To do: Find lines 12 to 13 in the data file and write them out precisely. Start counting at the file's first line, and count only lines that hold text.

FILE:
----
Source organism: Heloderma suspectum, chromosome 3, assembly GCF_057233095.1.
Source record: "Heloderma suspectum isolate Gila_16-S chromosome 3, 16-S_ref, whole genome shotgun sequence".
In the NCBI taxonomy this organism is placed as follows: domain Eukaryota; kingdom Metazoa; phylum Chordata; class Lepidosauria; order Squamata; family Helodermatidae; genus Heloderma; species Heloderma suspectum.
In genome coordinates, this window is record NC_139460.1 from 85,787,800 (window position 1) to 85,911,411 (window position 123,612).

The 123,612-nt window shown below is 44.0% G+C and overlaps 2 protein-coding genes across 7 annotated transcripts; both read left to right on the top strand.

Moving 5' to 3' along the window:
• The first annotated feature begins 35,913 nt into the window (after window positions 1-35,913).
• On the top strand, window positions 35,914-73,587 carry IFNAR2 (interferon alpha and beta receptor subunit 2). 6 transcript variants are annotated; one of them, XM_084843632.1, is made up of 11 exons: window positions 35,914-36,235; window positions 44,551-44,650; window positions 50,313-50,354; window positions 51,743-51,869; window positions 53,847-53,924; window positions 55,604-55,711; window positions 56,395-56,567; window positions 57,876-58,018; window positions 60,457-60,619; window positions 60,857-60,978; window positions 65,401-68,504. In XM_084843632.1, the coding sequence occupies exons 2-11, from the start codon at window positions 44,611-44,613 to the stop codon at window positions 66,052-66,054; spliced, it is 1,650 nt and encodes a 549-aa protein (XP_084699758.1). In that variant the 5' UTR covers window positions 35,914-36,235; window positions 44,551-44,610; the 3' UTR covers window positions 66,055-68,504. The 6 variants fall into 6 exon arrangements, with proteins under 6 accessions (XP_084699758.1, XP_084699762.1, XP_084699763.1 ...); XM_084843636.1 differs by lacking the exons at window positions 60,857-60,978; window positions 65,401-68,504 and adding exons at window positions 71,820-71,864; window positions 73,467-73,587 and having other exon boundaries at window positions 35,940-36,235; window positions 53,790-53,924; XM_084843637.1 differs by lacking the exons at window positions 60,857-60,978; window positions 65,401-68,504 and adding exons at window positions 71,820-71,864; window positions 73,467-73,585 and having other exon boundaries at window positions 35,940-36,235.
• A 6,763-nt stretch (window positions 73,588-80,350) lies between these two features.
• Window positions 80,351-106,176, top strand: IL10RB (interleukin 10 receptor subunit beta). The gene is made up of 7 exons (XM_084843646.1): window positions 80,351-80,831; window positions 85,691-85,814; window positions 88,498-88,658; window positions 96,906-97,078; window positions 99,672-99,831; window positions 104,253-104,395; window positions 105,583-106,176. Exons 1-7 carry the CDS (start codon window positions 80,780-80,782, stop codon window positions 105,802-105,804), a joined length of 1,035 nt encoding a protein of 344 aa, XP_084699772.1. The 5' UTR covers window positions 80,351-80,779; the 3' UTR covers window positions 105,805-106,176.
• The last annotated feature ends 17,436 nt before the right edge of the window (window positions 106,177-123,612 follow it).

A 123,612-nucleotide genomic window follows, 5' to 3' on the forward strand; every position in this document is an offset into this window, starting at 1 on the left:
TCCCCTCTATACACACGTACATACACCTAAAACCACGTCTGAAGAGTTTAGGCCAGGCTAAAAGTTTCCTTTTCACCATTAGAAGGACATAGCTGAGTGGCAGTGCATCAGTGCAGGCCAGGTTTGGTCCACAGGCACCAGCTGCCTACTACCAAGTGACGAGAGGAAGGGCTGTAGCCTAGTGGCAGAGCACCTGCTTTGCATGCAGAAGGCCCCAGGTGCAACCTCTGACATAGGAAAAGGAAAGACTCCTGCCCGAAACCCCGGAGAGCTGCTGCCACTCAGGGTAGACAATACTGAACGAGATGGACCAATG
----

A 123,612-nucleotide genomic window follows, 5' to 3' on the forward strand; every position in this document is an offset into this window, starting at 1 on the left:
TCCCCTCTATACACACGTACATACACCTAAAACCACGTCTGAAGAGTTTAGGCCAGGCTAAAAGTTTCCTTTTCACCATTAGAAGGACATAGCTGAGTGGCAGTGCATCAGTGCAGGCCAGGTTTGGTCCACAGGCACCAGCTGCCTACTACCAAGTGACGAGAGGAAGGGCTGTAGCCTAGTGGCAGAGCACCTGCTTTGCATGCAGAAGGCCCCAGGTGCAACCTCTGACATAGGAAAAGGAAAGACTCCTGCCCGAAACCCCGGAGAGCTGCTGCCACTCAGGGTAGACAATACTGAACGAGATGGACCAATG